With her ‘alleged’ (?) euro-referendum proposal German Chancellor Angela Merkel achieved the impossible: to unite all Greek Parties against her! The pro-bailout and the contra-bailout parties alike. Despite denials from the German side and confirmations from the Greek side, there is still confusion on Saturday morning as to whether Angela Merkel suggested to Greek President Karolos Papoulias that Greeks should decide whether they want to remain in the euro during a referendum to be held alongside with the June-17 elections.
The German side denies such a proposal, the Greek Presidency insists. According to ANT1 TV -news Saturday 1 pm -, sources of the Greek presidency said that the conversation has been recorded.
Furthermore German media report that even during the Eurogroup meeting on May 14th, such a proposal was on the table.
The Statement & the German Reaction
On Friday evening the office of the Greek caretaker Prime Minister Panagiotis Pikrammenos issued a statement about the telephone conversation between Angela Merkel and Karolos Papoulias. It read among others:
“Mrs. Merkel reiterated the EU support to Greece’s efforts to overcome the crisis. She also mentioned that the EU intends to consider strengthening policies for growth and to combat unemployment in Europe. The issue of development is also a key issue to be addressed by the Special EU Summit on 23 May in Brussels.
“She also conveyed to the President of the Republic thoughts about a referendum alongside elections, a referendum with the question whether Greek citizens wish to stay in the eurozone.
It is obvious that the issue is outside the responsibilities of the caretaker government.” (see also KTG)
Upon the news coming from Greece, German government spokesman Georg Streiter said “These reports do not apply.”
However, the Greek side insisted that Merkel made this proposal and sources from the Presidency said “it is true” and that all political parties have been informed on this.
Later another German government spokeswoman this time dismissed anew the Greek “claims” saying, ” reports on the alleged referendum proposal were inaccurate.” And added that the conversation between Merkel and Greek president Karolos Papoulias was confidential.
Lost in Translation?
Did Merkel speak directly to Papoulias who is a fluent German speaker? Some Greek media report that the two spoke via translators. And that Merkel’s words were most probably lost in Greek translation. How long did the two speak with each other?
“Three minutes” claims one Greek newspaper, “Twenty minutes” claim another.
Nevertheless as the President made no official statement about the telephone conversation during the day with the effect that rumors started to spread among political parties staff and journalists offices. According to rumors, Merkel had apparently spoken from “functioning governement” or “stable government” after the elections, up to “MoU re-negotiation”, “make MoU invalid”, “tough stance” and “referendum”.
A political leader alledgedly called the office of the prime minister and advised that a clarifying press release should made.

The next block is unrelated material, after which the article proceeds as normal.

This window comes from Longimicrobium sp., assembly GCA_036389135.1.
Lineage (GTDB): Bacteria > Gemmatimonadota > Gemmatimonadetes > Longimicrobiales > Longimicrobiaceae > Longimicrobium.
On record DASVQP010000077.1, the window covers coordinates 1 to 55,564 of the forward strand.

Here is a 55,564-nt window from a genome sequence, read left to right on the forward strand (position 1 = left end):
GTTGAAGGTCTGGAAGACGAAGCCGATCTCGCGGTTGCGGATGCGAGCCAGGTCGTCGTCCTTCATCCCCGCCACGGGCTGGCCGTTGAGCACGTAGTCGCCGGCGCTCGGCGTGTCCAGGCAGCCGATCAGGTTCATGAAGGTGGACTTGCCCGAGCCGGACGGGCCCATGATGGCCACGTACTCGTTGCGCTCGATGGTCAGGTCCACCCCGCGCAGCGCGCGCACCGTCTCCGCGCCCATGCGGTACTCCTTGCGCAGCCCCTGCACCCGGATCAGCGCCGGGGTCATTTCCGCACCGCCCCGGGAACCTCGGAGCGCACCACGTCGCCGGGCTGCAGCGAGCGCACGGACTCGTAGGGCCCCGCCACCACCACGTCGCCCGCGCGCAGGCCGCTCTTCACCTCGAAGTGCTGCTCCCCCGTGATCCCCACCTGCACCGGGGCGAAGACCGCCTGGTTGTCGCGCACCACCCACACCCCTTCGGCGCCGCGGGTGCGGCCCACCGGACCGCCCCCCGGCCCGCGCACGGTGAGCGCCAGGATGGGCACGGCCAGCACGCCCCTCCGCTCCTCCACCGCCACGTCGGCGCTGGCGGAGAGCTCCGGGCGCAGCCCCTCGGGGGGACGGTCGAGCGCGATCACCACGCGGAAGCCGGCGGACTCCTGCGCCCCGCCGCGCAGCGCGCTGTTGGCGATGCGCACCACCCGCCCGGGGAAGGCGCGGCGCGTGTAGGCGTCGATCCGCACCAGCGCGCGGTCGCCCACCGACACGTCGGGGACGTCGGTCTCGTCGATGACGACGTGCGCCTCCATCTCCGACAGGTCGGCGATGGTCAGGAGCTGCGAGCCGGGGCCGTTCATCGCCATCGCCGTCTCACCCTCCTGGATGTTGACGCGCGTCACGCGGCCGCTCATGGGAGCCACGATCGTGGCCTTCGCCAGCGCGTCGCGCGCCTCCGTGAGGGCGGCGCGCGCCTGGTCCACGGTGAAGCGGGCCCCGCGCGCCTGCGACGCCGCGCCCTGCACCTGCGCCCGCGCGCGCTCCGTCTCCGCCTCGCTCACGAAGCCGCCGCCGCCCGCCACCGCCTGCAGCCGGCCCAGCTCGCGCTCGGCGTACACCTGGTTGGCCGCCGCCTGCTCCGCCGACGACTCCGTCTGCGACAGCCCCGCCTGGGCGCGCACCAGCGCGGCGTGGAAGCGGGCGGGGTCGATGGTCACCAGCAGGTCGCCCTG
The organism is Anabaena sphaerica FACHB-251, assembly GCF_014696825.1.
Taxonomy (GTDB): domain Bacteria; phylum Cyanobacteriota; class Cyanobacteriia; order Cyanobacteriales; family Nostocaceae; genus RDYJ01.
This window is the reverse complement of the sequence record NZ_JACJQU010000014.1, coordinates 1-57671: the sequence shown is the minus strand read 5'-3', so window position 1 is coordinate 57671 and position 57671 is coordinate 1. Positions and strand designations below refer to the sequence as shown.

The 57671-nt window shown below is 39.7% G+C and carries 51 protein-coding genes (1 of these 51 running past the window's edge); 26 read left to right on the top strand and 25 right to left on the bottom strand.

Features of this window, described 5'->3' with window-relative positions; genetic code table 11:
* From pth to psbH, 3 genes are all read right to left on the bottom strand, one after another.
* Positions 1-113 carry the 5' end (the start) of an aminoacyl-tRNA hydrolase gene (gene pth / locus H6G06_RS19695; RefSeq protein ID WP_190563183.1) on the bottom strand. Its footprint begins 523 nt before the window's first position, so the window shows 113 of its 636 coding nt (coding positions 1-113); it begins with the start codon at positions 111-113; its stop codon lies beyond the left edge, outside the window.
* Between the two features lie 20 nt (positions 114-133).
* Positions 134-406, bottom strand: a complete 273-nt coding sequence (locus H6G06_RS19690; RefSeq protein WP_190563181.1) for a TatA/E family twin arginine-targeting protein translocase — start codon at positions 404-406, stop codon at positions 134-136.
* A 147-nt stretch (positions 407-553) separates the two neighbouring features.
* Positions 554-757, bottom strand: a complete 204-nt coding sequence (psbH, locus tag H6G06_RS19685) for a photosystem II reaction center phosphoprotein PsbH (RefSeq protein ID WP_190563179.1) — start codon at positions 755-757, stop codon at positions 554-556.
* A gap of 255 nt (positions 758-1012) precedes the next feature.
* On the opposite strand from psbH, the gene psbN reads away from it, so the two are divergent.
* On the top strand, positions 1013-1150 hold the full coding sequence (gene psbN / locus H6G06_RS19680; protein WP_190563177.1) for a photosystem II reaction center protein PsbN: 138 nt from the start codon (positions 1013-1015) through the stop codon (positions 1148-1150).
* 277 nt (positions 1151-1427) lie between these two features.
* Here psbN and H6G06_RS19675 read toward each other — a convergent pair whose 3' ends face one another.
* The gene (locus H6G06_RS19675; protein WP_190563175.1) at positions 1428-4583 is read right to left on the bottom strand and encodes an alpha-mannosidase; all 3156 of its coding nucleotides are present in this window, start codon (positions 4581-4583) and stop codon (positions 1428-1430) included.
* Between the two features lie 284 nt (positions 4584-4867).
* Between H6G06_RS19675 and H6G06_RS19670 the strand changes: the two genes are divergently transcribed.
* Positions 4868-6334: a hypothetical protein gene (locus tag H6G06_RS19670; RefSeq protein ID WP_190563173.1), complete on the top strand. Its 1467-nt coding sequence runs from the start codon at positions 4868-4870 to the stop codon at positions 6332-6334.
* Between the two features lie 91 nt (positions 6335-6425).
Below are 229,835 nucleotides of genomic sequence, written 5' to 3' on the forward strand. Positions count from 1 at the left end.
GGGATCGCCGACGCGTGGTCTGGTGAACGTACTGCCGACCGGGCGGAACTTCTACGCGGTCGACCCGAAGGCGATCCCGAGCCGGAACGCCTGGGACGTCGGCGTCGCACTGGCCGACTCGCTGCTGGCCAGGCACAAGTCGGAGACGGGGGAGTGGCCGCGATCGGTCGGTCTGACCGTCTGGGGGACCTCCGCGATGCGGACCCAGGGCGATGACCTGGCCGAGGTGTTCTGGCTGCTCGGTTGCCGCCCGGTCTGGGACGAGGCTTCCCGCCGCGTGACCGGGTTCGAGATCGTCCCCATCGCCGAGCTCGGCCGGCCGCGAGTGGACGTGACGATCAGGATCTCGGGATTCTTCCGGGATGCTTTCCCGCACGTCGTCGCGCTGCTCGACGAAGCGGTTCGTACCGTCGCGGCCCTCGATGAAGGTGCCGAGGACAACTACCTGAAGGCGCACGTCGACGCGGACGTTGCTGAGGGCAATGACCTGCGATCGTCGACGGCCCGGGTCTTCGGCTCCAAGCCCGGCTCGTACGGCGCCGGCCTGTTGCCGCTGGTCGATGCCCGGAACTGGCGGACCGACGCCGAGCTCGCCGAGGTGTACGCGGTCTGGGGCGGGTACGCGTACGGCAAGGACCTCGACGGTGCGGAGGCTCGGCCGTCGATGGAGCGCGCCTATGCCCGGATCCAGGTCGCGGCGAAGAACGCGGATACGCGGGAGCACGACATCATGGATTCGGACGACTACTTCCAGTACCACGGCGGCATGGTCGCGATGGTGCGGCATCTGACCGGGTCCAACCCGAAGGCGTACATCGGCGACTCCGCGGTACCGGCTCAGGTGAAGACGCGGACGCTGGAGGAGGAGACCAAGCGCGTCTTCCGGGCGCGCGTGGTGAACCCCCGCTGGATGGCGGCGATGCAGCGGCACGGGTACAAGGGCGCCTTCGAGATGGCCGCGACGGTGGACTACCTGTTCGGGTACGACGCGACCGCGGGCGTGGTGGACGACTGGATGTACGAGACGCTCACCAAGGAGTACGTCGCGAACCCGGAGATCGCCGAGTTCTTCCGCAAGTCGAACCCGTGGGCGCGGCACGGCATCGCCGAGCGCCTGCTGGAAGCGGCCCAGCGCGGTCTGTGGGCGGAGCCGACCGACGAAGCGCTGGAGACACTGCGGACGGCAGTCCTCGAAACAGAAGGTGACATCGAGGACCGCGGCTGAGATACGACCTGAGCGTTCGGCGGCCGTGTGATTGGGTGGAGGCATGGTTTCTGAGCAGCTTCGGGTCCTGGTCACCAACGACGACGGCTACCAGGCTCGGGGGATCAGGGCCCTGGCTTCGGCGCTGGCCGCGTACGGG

Strong reactions by Greek parties
As expected Merkel’s statement set Greece’s political parties on fire and strong reactions came equally from left and right, making the impossible possible: A common anti-referendum and anti-Merkel stance!
Nea Dimocratia (Samaras): “Merkel’s proposal is at least unfortunate. Greeks are not in need of a referendum.”
SYRIZA (Tsipras): “Merkel speaks as if Greece was her protectorate. Provocative intervention.”
PASOK (Venizelos): “A referendum is out of question. A referendum is up to Greek government to decide and not to EU or member states.”
KKE (Papariga): “Raw blackmail against Greek people.”
Democratic Left (Kouvelis): “Merkel’s action unacceptable. There is attempt to terrorize Greek citizens.”
Independent Greeks (Kammenos): “She should hold a referendum in her won country, whether she wants to stay in euro or not.”
Eurogroup: BILD, Sueddeutsche Zeitung Know More…
According to German tabloid BILD correspondent from Athens indirectly confirms Merkel’s referendum proposal and even claims that Merkel’s suggestion was first tabled as “idea” at the Eurogroup Finance Ministers Summit on May 14, 2012.
Also German daily Sueddeutsche Zeitung wrote today, about the referendum idea at the Eurogroup meeting: “The 16 Eurogroup finance ministers asked their Greek college to discuss in Athens about the referendum possibility.”
If this is true, then Greek (ex) FinMin Philippos Sachinidis must know more about it… Nevertheless Sachinidis had no time to discuss anything as he resigned from his post a day later for the shake of a Greek interim government.
UPDATE: Greek officials who attended the Eurogroup meeting dismissed claims that the euro-referendum was discussed at the May 14/meeting or that Sachinidis was authorised by the 16 FinMin to discuss the issue in Athens. Upon his arrival, Sachinidis briefed then PM Papademos, not any briefing on referendum (source: Mega TV, 2-o’-clock
Unconfirmed Greek reports claim that also the president of European Parliament Martin Schulz spoke of a euro referendum during a meeting with Evangelos Venizelos (PASOK) on Friday in Athens.
PS Can you imagine there is a referendum together with the elections and the results are: 80% YES to Euro – anti-bailout government – Alexis Tsipras as Prime Minister? I think Merkel would resign upon the exit polls reports…